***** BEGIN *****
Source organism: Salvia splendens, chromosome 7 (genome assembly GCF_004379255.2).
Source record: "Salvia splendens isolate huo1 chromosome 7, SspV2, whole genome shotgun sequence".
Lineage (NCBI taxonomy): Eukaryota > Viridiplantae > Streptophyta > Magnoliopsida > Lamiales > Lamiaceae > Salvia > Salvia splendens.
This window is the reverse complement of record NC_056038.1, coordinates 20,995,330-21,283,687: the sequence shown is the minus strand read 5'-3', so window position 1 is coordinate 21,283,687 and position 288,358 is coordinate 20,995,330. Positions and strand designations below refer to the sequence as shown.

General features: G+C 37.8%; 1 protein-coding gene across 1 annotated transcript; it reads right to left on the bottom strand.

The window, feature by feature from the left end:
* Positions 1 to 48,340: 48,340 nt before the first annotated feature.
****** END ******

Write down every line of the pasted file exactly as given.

Source organism: Salvia splendens, chromosome 7 (genome assembly GCF_004379255.2).
Source record: "Salvia splendens isolate huo1 chromosome 7, SspV2, whole genome shotgun sequence".
Lineage (NCBI taxonomy): Eukaryota > Viridiplantae > Streptophyta > Magnoliopsida > Lamiales > Lamiaceae > Salvia > Salvia splendens.
This window is the reverse complement of record NC_056038.1, coordinates 20,995,330-21,283,687: the sequence shown is the minus strand read 5'-3', so window position 1 is coordinate 21,283,687 and position 288,358 is coordinate 20,995,330. Positions and strand designations below refer to the sequence as shown.

General features: G+C 37.8%; 1 protein-coding gene across 1 annotated transcript; it reads right to left on the bottom strand.

The window, feature by feature from the left end:
* Positions 1 to 48,340: 48,340 nt before the first annotated feature.